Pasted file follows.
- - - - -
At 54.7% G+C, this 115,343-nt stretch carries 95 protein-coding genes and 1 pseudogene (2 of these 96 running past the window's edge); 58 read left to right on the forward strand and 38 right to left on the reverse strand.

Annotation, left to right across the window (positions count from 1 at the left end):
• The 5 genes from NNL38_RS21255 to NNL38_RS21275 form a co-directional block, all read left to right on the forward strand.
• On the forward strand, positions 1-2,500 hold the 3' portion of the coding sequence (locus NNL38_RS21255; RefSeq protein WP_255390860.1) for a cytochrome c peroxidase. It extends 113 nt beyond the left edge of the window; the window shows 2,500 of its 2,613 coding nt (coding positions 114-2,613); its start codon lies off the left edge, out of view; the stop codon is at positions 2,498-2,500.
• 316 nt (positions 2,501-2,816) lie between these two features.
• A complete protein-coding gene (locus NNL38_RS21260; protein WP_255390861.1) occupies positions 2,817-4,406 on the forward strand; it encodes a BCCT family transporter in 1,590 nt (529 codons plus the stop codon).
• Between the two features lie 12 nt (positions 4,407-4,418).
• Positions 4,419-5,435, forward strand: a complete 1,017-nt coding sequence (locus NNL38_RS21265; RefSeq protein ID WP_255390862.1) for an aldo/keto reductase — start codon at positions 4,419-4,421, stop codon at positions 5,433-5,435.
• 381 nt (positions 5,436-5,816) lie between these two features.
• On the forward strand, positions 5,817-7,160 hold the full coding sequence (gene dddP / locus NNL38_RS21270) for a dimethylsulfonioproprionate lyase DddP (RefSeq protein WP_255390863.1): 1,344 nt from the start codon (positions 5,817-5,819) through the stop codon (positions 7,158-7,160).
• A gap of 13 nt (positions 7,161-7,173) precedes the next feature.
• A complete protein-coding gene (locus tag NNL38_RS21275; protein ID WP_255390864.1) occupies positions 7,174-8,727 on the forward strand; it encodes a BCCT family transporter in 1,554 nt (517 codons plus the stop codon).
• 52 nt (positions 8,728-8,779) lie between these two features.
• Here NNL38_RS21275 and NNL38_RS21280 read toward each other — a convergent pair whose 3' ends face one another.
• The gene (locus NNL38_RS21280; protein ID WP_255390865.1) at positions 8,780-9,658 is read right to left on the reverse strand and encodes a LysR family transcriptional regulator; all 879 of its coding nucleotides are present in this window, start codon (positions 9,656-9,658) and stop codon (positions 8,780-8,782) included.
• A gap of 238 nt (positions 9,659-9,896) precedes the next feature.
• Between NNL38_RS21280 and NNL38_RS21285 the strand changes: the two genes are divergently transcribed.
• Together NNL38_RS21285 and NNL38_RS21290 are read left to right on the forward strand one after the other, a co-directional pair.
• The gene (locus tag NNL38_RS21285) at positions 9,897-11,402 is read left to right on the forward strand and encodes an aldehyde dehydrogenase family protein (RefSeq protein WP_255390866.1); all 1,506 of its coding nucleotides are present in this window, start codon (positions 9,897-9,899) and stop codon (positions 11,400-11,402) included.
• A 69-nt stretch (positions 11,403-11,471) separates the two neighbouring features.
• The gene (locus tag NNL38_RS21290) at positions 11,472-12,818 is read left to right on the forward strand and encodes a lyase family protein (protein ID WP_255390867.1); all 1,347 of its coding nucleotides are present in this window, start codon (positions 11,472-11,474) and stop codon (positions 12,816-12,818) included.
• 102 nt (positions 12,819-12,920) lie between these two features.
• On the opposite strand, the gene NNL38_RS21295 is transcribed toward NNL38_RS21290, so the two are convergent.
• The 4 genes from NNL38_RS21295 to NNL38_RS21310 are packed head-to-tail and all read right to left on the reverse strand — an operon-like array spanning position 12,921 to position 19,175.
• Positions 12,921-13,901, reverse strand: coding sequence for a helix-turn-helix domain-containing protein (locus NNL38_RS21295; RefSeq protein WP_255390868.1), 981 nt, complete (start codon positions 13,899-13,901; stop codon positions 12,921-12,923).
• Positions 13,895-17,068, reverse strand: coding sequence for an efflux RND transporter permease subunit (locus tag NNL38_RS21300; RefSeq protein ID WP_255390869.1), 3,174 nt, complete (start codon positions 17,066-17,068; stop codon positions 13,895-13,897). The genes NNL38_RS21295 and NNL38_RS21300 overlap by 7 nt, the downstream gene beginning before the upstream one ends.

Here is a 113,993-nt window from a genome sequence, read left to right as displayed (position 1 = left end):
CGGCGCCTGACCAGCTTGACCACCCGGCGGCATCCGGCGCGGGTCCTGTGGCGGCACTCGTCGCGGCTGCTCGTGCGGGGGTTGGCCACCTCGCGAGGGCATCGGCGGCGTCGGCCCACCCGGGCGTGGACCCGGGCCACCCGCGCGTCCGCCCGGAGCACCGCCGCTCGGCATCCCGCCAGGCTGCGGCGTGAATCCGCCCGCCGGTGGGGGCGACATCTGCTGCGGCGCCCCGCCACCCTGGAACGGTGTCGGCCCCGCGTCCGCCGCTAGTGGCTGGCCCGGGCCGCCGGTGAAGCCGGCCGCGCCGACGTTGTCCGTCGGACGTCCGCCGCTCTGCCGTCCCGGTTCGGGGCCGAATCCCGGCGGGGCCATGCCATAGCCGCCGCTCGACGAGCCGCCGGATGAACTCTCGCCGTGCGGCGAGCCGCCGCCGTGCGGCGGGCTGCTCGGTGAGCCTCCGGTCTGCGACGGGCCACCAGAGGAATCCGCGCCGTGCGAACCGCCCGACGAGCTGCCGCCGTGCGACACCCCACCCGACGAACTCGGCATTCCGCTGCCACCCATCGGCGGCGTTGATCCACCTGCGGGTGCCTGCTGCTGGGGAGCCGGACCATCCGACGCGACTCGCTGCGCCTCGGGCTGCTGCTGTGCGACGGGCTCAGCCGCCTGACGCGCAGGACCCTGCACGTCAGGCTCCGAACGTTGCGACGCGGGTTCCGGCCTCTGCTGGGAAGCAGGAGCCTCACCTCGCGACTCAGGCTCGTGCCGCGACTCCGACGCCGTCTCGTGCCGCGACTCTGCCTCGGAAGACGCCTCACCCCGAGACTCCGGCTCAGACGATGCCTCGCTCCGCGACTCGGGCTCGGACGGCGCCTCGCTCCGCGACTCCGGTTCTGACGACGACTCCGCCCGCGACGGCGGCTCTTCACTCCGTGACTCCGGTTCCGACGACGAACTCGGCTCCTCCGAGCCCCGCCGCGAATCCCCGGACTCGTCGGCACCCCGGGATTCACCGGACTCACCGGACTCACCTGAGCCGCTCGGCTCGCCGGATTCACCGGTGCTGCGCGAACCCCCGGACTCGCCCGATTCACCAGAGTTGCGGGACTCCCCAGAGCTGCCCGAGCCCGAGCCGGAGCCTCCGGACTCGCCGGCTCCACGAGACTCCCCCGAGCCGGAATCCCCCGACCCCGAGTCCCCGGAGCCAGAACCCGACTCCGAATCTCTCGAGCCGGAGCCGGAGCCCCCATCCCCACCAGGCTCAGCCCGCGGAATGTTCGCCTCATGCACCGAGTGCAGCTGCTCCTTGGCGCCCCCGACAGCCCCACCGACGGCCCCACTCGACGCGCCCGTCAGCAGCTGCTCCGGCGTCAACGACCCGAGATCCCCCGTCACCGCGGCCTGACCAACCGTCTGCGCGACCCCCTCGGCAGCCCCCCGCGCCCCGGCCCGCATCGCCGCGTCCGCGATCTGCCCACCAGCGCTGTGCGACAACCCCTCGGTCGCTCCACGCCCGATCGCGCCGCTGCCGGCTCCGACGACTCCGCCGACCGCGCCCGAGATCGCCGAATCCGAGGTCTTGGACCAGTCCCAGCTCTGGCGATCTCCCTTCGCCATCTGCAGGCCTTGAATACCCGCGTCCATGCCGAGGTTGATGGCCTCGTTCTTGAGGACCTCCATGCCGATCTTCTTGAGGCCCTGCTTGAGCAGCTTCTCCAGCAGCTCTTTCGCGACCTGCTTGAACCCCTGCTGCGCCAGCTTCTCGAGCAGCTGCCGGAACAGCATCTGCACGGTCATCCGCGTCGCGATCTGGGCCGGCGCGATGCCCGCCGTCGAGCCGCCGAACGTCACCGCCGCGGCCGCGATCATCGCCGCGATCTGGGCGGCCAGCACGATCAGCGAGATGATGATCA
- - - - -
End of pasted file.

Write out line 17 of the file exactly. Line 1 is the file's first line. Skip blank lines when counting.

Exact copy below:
• Between NNL38_RS21280 and NNL38_RS21285 the strand changes: the two genes are divergently transcribed.